December 1, 2009
    • Ken #

      Although the roots are numerous, I think it is fair to say that dark green religion is mostly grounded in a Darwinian view of nature and is that sense connected with basic scientific research. As nature writers describe the ethic they generally see it as conflicting with traditional Christian ethics. The dark green ethic is basically what Aldo Leopold called “the land ethic.” It is a way of saying that the dark green ethic is not centered on humanity but encompasses all of life. I think that ethic is reconcilable with Christian theology. I think that nature writers have mostly not understood enough theology to make the judgment they have made. I think theology is compatible with the land ethic. At the same time, I agree with dark green nature writers that most of us think most of the time in moral terms that only involve humanity. This would need to change.

      I think a major theological problem is to explain the appearance of indifference to good and evil and of indifference to outcomes that are part of the workings of natural selection. I don’t believe anyone has yet successfully done that. I think even dark green religion struggles with this. I think dark green religion turns mostly to something like the ancient idea of stoicism to deal with it. I think it would be possible instead to trust as Christians do in redemption.

      BTW, dark green religion has a canon. In it, Thoreau (Moses) wrote the Torah; John Muir is Isaiah; Aldo Leopold is Matthew, Paul and John; and Loren Eiseley and Robinson Jeffers wrote the Psalms. And in that canon, Darwin is Abraham.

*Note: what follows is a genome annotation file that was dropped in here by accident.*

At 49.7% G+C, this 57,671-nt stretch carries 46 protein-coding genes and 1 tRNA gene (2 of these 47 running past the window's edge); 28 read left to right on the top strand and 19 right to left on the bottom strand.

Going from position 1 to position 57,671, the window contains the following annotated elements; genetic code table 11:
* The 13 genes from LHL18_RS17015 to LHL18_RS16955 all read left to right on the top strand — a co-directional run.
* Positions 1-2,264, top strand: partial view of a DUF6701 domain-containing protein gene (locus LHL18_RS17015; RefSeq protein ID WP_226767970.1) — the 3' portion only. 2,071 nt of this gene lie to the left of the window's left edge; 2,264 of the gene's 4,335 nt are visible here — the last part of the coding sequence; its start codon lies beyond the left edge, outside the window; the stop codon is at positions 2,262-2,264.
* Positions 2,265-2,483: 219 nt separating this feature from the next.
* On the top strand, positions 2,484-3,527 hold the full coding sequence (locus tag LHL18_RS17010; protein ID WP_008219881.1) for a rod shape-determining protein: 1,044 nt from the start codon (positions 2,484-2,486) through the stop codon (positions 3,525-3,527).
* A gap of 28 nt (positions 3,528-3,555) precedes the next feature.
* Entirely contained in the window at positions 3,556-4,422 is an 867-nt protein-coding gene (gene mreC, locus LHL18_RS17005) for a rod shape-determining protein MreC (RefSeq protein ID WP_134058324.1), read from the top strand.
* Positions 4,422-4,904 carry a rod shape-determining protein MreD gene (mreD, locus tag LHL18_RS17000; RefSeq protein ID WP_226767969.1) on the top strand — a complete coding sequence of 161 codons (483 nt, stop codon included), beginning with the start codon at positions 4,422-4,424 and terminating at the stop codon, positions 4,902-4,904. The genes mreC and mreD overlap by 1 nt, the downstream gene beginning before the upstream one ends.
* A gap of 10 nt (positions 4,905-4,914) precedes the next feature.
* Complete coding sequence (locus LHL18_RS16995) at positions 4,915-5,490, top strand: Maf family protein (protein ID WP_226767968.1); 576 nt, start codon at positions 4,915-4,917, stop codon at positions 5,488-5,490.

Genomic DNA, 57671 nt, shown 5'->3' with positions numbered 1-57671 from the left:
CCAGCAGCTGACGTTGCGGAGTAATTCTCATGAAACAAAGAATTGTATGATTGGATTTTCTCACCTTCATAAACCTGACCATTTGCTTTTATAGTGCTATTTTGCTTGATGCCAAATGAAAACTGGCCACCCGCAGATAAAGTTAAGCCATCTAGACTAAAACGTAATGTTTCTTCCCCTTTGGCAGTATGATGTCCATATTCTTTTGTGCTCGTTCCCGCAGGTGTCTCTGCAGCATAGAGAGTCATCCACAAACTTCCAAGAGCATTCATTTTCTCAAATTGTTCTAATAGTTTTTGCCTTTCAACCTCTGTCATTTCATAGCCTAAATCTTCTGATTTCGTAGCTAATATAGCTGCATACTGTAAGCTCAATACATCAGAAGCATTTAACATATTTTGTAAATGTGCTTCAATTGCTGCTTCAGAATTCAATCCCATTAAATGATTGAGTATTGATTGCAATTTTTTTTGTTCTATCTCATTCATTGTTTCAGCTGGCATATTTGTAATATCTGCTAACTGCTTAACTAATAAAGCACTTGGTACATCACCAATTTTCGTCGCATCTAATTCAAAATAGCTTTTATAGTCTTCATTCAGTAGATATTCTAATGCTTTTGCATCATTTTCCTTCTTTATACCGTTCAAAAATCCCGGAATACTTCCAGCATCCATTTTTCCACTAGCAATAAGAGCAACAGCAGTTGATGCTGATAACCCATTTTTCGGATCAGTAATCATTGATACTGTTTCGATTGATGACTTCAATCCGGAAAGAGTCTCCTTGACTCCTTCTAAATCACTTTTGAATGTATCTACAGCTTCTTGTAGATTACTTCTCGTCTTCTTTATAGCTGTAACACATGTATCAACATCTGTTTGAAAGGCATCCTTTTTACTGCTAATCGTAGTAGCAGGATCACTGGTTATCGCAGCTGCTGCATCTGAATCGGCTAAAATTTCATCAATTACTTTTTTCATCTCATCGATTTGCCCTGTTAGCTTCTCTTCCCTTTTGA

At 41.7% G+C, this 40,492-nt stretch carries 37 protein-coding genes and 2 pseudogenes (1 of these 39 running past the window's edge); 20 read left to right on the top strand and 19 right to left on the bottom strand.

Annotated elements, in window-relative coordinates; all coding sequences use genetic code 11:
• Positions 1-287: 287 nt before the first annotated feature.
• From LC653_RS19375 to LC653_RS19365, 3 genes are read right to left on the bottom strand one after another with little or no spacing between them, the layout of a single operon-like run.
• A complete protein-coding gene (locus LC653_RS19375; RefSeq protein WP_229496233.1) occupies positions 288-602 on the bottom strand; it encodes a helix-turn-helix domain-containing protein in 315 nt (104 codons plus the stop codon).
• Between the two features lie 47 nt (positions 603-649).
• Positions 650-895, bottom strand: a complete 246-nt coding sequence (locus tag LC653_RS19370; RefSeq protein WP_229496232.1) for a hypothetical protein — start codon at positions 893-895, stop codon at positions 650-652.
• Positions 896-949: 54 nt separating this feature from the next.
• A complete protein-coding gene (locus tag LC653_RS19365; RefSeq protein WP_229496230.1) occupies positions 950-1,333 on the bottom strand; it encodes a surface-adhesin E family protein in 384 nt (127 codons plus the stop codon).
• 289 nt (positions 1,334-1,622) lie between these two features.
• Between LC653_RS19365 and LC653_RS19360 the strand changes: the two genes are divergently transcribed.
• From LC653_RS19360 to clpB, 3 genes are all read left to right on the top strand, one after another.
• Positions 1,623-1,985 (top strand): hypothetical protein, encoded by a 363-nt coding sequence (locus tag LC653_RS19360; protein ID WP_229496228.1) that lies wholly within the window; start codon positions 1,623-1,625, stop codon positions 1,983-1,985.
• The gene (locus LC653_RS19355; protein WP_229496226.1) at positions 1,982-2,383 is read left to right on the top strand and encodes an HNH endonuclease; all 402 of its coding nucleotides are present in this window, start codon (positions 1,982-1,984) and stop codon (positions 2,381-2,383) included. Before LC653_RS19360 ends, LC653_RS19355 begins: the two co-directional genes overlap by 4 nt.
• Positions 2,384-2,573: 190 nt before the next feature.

December 1, 2009
  5. Paul Johnston #

    Ryan my dichotomy is not false, though it is open to challenge. Your analysis of it however is completely errant. I state clearly that it is the prioritizing of intellectual adaptations of scripture or any other philosophy or worldview I might add, over spiritual intuits, that will lead to faithlessness. To describe my contention as an either/or dichotomy is to misrepresent it. My dichotomy deals with right emphasis, not exclusion.

    Given this error in premise then, your futher contention regarding the sole domains of truth and the domains of Protestants are best ignored.

    Regarding your choosing to be insulted, quite simply, that is your choice, not my intention. To suggest a point of view is errant, is not by nature, to insult the point of view with which one disagrees. The real language of insult is found in your response, not in my contention….hmm…on rereading my response I withdraw the word “ridiculous” and apologise for it’s inflammatory tone. I would like to replace it with the word inherent, if I may.